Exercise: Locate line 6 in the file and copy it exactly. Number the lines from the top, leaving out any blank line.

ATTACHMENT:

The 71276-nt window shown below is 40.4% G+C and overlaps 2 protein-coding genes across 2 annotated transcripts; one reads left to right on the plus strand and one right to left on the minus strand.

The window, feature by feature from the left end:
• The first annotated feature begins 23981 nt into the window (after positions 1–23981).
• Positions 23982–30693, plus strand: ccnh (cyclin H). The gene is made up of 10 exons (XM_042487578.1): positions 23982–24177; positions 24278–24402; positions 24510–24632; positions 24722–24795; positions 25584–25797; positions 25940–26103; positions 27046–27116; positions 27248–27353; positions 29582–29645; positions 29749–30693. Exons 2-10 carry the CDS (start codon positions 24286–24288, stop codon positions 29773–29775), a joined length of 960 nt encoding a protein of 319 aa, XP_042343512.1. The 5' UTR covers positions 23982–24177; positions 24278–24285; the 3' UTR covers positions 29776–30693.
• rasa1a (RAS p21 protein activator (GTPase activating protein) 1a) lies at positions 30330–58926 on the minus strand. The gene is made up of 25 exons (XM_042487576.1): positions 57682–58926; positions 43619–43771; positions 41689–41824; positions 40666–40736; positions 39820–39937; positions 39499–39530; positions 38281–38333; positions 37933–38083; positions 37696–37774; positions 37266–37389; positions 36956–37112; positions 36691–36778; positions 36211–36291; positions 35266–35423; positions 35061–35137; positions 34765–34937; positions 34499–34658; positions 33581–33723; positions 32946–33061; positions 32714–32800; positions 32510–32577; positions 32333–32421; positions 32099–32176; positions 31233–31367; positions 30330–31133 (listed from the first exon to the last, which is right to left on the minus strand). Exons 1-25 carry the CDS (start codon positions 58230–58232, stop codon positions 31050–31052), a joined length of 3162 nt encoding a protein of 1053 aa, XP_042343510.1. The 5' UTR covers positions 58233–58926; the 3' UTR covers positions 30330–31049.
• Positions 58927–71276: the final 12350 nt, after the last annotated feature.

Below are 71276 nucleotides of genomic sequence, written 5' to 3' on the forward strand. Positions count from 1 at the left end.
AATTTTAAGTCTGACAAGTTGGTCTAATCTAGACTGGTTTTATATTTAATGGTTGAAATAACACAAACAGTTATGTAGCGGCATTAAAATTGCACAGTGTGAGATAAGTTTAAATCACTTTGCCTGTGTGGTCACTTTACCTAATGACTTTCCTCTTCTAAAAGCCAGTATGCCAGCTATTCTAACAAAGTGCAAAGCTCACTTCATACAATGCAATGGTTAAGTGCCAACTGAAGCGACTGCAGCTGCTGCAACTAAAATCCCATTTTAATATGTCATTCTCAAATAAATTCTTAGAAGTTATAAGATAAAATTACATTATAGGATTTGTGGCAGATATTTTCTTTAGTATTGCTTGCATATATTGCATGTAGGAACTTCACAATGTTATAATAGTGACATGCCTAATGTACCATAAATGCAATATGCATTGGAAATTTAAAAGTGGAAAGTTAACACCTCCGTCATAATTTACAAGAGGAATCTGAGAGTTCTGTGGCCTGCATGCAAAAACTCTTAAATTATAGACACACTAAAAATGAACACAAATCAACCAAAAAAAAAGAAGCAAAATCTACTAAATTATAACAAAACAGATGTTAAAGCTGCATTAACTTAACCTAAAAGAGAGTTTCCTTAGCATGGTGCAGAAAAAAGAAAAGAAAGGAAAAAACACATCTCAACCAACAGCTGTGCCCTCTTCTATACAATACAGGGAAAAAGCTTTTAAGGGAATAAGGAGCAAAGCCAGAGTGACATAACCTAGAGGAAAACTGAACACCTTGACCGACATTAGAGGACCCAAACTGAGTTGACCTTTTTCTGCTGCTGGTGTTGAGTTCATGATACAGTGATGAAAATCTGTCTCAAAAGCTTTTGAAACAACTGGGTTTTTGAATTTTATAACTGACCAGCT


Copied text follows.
• Positions 58927–71276: the final 12350 nt, after the last annotated feature.